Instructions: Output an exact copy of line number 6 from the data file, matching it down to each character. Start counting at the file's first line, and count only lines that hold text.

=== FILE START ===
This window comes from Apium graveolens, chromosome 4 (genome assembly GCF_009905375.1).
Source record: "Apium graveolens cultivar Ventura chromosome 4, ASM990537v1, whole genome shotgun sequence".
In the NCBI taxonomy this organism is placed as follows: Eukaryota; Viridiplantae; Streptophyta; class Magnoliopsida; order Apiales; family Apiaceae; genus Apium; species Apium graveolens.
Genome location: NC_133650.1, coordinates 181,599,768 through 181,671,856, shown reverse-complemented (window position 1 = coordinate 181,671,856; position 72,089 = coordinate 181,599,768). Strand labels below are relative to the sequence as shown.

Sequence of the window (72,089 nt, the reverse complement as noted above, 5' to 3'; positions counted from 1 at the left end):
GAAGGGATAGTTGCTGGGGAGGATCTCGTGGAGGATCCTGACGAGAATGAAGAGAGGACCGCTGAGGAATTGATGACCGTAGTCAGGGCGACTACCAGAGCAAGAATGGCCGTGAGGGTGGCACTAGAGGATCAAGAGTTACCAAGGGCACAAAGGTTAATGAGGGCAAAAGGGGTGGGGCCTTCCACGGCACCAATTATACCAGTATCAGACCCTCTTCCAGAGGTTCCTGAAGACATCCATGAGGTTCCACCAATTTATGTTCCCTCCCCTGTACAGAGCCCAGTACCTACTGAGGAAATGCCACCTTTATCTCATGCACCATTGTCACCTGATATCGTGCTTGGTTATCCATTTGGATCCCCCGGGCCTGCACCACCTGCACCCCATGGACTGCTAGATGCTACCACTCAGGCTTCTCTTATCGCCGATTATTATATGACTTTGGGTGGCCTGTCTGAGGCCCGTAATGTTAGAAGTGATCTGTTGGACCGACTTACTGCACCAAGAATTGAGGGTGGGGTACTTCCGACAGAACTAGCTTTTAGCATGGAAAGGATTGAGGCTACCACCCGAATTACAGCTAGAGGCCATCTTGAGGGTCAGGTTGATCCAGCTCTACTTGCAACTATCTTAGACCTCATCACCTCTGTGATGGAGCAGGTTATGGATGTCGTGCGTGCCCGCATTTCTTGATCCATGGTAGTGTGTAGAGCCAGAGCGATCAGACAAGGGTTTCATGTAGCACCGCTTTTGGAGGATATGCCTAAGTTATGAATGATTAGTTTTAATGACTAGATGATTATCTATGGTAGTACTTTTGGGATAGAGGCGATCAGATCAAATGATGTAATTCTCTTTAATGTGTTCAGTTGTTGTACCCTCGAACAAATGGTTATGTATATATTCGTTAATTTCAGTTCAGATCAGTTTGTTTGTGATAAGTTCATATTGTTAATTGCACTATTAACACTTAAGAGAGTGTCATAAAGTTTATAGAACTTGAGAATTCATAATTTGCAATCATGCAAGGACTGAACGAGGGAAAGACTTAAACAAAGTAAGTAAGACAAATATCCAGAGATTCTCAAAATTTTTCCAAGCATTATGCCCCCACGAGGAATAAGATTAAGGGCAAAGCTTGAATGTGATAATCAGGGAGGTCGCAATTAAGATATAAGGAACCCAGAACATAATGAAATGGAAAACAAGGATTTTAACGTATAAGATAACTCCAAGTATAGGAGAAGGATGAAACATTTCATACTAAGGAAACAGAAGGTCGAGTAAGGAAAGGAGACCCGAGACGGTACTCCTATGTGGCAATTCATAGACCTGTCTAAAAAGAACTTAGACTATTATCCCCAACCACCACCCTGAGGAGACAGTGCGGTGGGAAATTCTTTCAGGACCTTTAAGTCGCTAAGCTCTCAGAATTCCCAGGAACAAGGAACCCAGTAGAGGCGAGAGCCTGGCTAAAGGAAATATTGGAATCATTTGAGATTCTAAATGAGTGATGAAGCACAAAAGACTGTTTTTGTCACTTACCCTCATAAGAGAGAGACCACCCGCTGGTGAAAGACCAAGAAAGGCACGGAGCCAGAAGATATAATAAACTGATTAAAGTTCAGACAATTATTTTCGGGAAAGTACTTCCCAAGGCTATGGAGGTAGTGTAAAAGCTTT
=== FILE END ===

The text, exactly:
GAAGGGATAGTTGCTGGGGAGGATCTCGTGGAGGATCCTGACGAGAATGAAGAGAGGACCGCTGAGGAATTGATGACCGTAGTCAGGGCGACTACCAGAGCAAGAATGGCCGTGAGGGTGGCACTAGAGGATCAAGAGTTACCAAGGGCACAAAGGTTAATGAGGGCAAAAGGGGTGGGGCCTTCCACGGCACCAATTATACCAGTATCAGACCCTCTTCCAGAGGTTCCTGAAGACATCCATGAGGTTCCACCAATTTATGTTCCCTCCCCTGTACAGAGCCCAGTACCTACTGAGGAAATGCCACCTTTATCTCATGCACCATTGTCACCTGATATCGTGCTTGGTTATCCATTTGGATCCCCCGGGCCTGCACCACCTGCACCCCATGGACTGCTAGATGCTACCACTCAGGCTTCTCTTATCGCCGATTATTATATGACTTTGGGTGGCCTGTCTGAGGCCCGTAATGTTAGAAGTGATCTGTTGGACCGACTTACTGCACCAAGAATTGAGGGTGGGGTACTTCCGACAGAACTAGCTTTTAGCATGGAAAGGATTGAGGCTACCACCCGAATTACAGCTAGAGGCCATCTTGAGGGTCAGGTTGATCCAGCTCTACTTGCAACTATCTTAGACCTCATCACCTCTGTGATGGAGCAGGTTATGGATGTCGTGCGTGCCCGCATTTCTTGATCCATGGTAGTGTGTAGAGCCAGAGCGATCAGACAAGGGTTTCATGTAGCACCGCTTTTGGAGGATATGCCTAAGTTATGAATGATTAGTTTTAATGACTAGATGATTATCTATGGTAGTACTTTTGGGATAGAGGCGATCAGATCAAATGATGTAATTCTCTTTAATGTGTTCAGTTGTTGTACCCTCGAACAAATGGTTATGTATATATTCGTTAATTTCAGTTCAGATCAGTTTGTTTGTGATAAGTTCATATTGTTAATTGCACTATTAACACTTAAGAGAGTGTCATAAAGTTTATAGAACTTGAGAATTCATAATTTGCAATCATGCAAGGACTGAACGAGGGAAAGACTTAAACAAAGTAAGTAAGACAAATATCCAGAGATTCTCAAAATTTTTCCAAGCATTATGCCCCCACGAGGAATAAGATTAAGGGCAAAGCTTGAATGTGATAATCAGGGAGGTCGCAATTAAGATATAAGGAACCCAGAACATAATGAAATGGAAAACAAGGATTTTAACGTATAAGATAACTCCAAGTATAGGAGAAGGATGAAACATTTCATACTAAGGAAACAGAAGGTCGAGTAAGGAAAGGAGACCCGAGACGGTACTCCTATGTGGCAATTCATAGACCTGTCTAAAAAGAACTTAGACTATTATCCCCAACCACCACCCTGAGGAGACAGTGCGGTGGGAAATTCTTTCAGGACCTTTAAGTCGCTAAGCTCTCAGAATTCCCAGGAACAAGGAACCCAGTAGAGGCGAGAGCCTGGCTAAAGGAAATATTGGAATCATTTGAGATTCTAAATGAGTGATGAAGCACAAAAGACTGTTTTTGTCACTTACCCTCATAAGAGAGAGACCACCCGCTGGTGAAAGACCAAGAAAGGCACGGAGCCAGAAGATATAATAAACTGATTAAAGTTCAGACAATTATTTTCGGGAAAGTACTTCCCAAGGCTATGGAGGTAGTGTAAAAGCTTT